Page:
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 Subject: Re: default inputenc/fontenc tight to language From: Frank Mittelbach <[log in to unmask]> Reply To: Mailing list for the LaTeX3 project <[log in to unmask]> Date: Fri, 2 Feb 2001 22:05:59 +0100 Content-Type: text/plain Parts/Attachments: text/plain (113 lines)
```Chris wrote:

> > a bit inconsistent that, isn't it?
>
> Not really: since input encoding really does mean just that.

i meant inconsistent that we got input encodings fine but font encodings not
(or rather font encodings as well but missed out an important extra bit)

> Once the text is `inside LaTeX' the input encoding is irrelevant: that
> is the beauty and strength of the LaTeX text character model.

yes it is :-)

so inputencodings are fine.

but the problem that i was trying to point at is this:

assuming we have a bit of text in the internal LaTeX representation, eg this:

Trank der G\"otter \M{d} Trank der ...

then there is no way for LaTeX without further help to determine the best
font encoding to typeset this in.

why is this so?

- one first would need to analyse the whole text to find out which collection
of glyphs are needed (that would result in a number of possible encodings,
but it also might result in the need for more than one encoding)

- but which of the possible encodings to use can depend on factors like
do i have the desired fonts in this encoding or only in others ...

anyway, already the first analysis is a problem inside TeX because TeX works
sequentially so you would need to implement a multi pass system leaning about all
the snippest of text as you go along and then reuse that information on later
passes. looks like a nightmare to me.

so if TeX can't do it automatically, we have to tell it what to use and with
NFSS2 we need to tell it which font encodings to use at those points. And this
in encoding A and that one in B and ...

Karsten pointed to some undocumented alpha code autofe.sty which attempts to
provide a solution for the problem. But this really is intended for a
different environment where you can (or more easily) change font encodings as
you go along.

so back to the strange text above and think about how some algorithm (like
autofe) would work on finding the right encodings. assuming we start in OT1

Trank der G   % no problem up to this point

\"o           %* ahh, now this is in OT1 but it would be far better to use T1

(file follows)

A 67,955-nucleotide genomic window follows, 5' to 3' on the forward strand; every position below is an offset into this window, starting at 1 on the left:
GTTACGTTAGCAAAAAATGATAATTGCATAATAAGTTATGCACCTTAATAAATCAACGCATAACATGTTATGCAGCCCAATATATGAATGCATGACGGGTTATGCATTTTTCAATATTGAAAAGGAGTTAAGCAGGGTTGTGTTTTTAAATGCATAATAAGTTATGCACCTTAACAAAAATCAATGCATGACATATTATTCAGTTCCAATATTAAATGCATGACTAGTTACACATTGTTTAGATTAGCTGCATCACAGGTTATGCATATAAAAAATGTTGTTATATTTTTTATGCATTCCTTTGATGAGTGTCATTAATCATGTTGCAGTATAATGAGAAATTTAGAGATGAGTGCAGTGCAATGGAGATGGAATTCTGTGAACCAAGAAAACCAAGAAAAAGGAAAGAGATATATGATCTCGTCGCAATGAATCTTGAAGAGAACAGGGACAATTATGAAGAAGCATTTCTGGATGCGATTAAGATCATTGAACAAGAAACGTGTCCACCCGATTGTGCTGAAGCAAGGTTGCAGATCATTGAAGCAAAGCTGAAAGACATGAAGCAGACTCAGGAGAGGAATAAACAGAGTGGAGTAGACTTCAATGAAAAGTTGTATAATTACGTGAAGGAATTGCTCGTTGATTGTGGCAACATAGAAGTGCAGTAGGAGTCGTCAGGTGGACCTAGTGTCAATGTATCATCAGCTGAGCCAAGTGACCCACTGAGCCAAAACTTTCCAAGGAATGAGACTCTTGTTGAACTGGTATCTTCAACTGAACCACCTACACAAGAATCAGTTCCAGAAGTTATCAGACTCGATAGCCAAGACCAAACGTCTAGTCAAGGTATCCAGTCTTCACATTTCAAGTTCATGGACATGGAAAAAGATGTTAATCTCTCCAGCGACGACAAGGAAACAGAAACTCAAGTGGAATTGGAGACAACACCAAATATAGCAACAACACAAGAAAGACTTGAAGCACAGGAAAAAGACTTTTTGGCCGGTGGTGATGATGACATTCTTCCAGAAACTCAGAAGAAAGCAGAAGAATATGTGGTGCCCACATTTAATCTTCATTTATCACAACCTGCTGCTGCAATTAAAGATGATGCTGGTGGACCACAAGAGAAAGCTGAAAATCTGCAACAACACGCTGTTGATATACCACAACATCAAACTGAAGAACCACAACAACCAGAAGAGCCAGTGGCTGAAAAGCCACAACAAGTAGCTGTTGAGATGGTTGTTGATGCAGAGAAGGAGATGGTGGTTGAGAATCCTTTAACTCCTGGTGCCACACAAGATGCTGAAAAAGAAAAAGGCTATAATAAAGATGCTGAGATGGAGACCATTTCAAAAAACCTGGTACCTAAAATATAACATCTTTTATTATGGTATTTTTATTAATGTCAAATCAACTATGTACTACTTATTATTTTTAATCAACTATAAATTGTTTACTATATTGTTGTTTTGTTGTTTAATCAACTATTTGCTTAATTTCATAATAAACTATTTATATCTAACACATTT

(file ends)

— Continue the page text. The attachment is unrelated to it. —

% now. but switching would be bad as well since we are in the
% middle of a word ...
tter          % so we are now either in T1 or OT1 depending on the decision
% above

\M{d}         % but this strange beast only exists in T4 so we have to switch

Trank der     %* so what do we use now for this?
%  T4 does contain those letter. do we carry on?

whatever happens at the points marked * the typeset result would be a mess.

when we write

\fontencoding{FOO}\selectfont

we tell the system that we want it to select a font with the current
characteristics (ie family,shape...) in a very specific encoding but what we
actually only should say is "the following text is in a certain glyph
collection, ie contains certain glyphs"

we unfortunately can't express the latter so we are forced to do the former.

with moving argument, eg a section head this becomes a real problem. if the
section head is, say in Russian (as in Denis example) we have to somehow state
that the glyph collection for typesetting is one with cyrillic characters.

since we have no concept for this we can only express that it should be in the
encoding TA2 or X2 or whatever, which is (technically) fine for the heading
itself being typeset. but passing the information about the FONT encoding to,
say, the toc is wrong, since the toc might be typeset with different fonts or
different sizes for which we do not have TA2 fonts but only X2 fonts

this is i think a longer example of what Chris wrote:

> > but would it help if the language has a tie
> > to the [font] encoding?
>
> Whether the `intended font encoding' should be part of a moving
> argument leads to an important question.
>
> Note the word `intended': will it always be the case that text from a
> moving argument should be turned into glyphs using the same font encoding
> as was used for the original text?

no it need not, it only needs the same glyph collection.

so we would do better by tying "glyph collections" to languages and let the
system worry about which actual font encoding to use given other constraints
during the typesetting process.

this is the kind of extension NFSS2 would need in my opinion.

frank
```